Information System: Georeferenced Database

The goal of the implemented system is to provide useful tools to monitor in real time the positions of the vehicles that share the Green Move system. Data can be accessed in two different ways: by the Green Move WebGIS, for browsers; by the geoweb service that delivers the data accordingly to the Web Map Service and Web Feature Service standards that are defined by Open Geospatial Consortium (OGC), for OGC Web Services clients. Static information, like vehicles identifiers or registrations numbers, is published. Moreover, real-time data are published and updated every 5 s: vehicles positions or other data from onboard Global Navigation Satellite System as well as useful data from others sensors, like speed and battery charge level and static information, like vehicle identifier, registration number. Furthermore, delivered vehicles positions are processed to correctly georeference them in correspondence of roads. Free and open-source software has been used to implement the service: MapServer, OpenLayers, and PostGIS/PostgreSQL provide the GeoDB, and OpenStreetMap service is used for road maps.
Maria Brovelli, Marco Negretti, Ludovico Biagi

The Simulation Model


The Evaluation Model: Estimation of Economic, Social and Environmental Impacts of Car Sharing Services

This chapter describes a model able to simulate car sharing configuration options, taking into account different dimension of sustainability (environment, economy, mobility and social). We studied the possible effects of such options on the mobility system. In order to identify and structure such effects, we used cognitive maps, elicited by means of interviews and workshops made with the researchers with different expertise of the Green Move team and territorial stakeholders. Such maps led to the development of a simulation model for the estimation of the options’ effects. Different sub-models are briefly described in terms of inputs, outputs and operating logic. The model has been used in the design of a full-scale electric car sharing service for the city of Milano.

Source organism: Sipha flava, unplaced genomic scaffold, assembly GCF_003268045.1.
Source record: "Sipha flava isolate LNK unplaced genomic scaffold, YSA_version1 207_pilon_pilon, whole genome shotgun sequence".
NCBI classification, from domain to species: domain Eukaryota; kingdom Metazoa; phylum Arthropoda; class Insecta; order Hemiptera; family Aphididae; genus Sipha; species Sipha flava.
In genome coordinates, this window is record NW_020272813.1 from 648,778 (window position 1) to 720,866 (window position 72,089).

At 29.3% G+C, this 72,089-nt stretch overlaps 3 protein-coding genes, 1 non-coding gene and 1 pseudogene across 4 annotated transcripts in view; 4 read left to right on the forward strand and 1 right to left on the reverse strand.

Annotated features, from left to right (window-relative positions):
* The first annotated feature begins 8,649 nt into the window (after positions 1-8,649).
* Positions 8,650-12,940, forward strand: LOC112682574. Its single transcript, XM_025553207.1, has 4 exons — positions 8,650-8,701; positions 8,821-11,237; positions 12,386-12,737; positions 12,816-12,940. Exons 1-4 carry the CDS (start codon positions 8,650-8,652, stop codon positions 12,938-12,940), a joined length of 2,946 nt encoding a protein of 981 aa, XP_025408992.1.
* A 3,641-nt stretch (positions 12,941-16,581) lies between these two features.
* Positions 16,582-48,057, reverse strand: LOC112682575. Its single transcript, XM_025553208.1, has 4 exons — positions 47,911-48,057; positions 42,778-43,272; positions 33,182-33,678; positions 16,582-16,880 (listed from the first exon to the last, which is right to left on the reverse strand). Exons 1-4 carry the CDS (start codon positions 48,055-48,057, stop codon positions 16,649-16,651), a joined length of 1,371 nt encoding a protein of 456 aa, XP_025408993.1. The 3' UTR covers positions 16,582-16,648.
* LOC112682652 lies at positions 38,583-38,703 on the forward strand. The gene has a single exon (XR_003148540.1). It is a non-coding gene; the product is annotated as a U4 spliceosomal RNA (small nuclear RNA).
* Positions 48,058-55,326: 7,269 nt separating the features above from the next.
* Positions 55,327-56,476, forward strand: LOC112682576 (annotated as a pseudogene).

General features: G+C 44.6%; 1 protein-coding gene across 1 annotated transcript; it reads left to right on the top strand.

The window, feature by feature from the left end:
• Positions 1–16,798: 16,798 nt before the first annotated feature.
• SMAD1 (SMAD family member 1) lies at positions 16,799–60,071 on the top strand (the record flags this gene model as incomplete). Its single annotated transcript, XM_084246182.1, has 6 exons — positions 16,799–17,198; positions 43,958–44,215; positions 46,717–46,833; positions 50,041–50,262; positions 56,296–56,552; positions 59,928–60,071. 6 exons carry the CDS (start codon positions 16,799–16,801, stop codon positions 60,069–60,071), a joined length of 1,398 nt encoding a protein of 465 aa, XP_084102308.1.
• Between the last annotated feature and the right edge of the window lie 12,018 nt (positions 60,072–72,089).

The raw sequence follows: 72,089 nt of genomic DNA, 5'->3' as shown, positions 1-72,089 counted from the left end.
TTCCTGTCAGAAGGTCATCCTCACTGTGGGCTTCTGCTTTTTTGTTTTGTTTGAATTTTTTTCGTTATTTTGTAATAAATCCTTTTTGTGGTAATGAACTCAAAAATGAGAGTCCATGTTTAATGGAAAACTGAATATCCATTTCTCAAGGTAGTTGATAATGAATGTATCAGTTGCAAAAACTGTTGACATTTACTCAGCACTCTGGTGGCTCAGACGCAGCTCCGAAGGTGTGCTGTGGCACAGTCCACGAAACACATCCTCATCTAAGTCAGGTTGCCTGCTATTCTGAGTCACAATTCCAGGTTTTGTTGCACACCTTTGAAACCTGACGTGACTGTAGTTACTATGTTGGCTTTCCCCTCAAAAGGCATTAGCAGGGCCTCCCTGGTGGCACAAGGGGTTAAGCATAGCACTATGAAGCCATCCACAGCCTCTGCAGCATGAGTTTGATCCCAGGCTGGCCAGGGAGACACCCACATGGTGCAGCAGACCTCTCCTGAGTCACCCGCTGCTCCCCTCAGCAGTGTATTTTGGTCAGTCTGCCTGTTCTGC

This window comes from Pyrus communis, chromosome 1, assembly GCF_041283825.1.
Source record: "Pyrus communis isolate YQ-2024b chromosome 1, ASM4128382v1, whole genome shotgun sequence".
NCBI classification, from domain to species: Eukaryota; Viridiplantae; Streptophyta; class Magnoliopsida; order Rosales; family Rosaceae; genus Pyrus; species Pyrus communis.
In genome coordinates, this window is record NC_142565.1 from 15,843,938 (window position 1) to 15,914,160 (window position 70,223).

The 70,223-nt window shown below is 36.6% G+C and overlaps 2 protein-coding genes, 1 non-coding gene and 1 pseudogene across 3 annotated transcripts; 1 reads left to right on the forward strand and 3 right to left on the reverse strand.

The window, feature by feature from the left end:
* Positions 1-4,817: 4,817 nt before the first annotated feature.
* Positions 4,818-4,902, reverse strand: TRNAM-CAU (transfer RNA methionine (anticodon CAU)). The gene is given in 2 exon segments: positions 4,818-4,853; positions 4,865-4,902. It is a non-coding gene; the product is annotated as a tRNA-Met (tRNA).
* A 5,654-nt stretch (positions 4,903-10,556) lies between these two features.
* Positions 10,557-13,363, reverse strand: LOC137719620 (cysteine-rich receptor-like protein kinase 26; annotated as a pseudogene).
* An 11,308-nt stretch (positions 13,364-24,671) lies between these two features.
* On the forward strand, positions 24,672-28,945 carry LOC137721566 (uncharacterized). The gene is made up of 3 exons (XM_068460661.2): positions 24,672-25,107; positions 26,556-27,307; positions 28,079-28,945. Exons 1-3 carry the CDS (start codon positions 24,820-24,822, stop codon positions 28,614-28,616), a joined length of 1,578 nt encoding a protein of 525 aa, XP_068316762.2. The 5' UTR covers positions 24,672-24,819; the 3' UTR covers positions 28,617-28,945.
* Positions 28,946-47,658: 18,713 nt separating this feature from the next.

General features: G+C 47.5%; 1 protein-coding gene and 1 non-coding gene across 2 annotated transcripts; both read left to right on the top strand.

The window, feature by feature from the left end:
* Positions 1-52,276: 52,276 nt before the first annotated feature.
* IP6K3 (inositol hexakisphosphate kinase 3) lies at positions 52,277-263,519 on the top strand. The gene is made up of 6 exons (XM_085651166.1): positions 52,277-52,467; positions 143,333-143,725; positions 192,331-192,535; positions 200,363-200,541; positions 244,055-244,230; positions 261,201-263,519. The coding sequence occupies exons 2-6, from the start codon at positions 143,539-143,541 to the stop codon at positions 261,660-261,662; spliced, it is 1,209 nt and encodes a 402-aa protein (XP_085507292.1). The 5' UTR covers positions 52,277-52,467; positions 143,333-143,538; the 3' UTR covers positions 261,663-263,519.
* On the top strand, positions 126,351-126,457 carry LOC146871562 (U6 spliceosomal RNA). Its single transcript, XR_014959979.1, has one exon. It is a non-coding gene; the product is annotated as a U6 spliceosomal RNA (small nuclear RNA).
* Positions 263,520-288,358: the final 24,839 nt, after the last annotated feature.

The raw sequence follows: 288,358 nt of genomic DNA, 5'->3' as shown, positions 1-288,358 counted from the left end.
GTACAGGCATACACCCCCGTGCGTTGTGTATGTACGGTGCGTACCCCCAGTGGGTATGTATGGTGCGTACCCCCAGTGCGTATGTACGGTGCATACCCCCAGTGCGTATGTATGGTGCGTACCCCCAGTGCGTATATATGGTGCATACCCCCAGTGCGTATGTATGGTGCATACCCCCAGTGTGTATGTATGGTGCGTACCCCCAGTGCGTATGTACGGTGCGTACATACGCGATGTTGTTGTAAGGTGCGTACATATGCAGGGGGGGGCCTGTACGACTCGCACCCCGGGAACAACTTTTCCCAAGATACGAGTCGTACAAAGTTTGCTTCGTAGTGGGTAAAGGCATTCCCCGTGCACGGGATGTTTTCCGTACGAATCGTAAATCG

Alessandro Luè, Roberto Nocerino, Valerio Paruscio, Diego Ciccarelli, Simone Vantini, Paolo Zanini

Model of the O/D Matrix: Grid Driven Estimate of the O/D Matrices for a Car Sharing Service

To plan a car sharing service and, in particular, to design the positions of the stations, it is fundamental to know the number of potential users corresponding to different scenarios. In this work, to answer the question: “how many potential users will take the car in Station A and will leave it in Station B?” a model has been designed and implemented to estimate the potential users of the car sharing system and consequently the Origin/Destination matrices of the service. A large amount of data was available, including cartographic data, census information, demand matrices and traffic flows. To be able to combine the necessary information, available in different formats and structures, a common grid has been considered as a reference for the computation and some hypotheses have been assumed, e.g. the census data have been considered homogeneously distributed within a grid cell. The available information has been referred to the cell to estimate the Origin/Destination matrices for the car sharing service with respect to different scenarios. The spatial data have been managed and displayed in a GIS environment, and an ad hoc algorithm has been developed to integrate the input data.
Daniela Carrion, Guido Minini, Livio Pinto

System Sizing Model—Simulation Model of the Service

The model estimates the number of vehicles of a fleet that are necessary to meet the expected requests, as well as the estimated number of bays needed to ensure the temporary parking of the vehicles in use or charging at any time. The model allows to reproduce the service trend during a typical day, simulating the pickup requests at each station and the trip of each vehicle from the pickup to the return station; the model monitors the number of vehicles at every station, therefore allowing an estimate of the minimum number of bays per station and of the number of vehicles in order to satisfy the expected requests.
Giovanna Marchionni, Marco Ponti, Luca Studer

Conclusions and Future Trends: From Ownership to Sharing

In this chapter, we summarise the main “lessons learned” that originated from the study and the onsite experimentation within the Green Move project. These are presented under the form of brief “guidelines” that may represent launching pads for a complete engineering of an advanced system of vehicle sharing. In the (relatively short, a little more than two years) duration of the project, the technologies and experiences of vehicle sharing underwent a noteworthy evolution which in any case appears to be in line with many of the points analysed. The remarks presented in this chapter represent a contribution for identifying the conditions, related to both the service model and the technology, for shifting from car ownership to vehicle sharing: providing this option to citizens is an essential aim that each city has to pursue as a first step for becoming a smart city.
Daniele Fabrizio Bignami, Alberto Colorni, Alessandro Luè, Roberto Nocerino, Matteo Rossi, Sergio Matteo Savaresi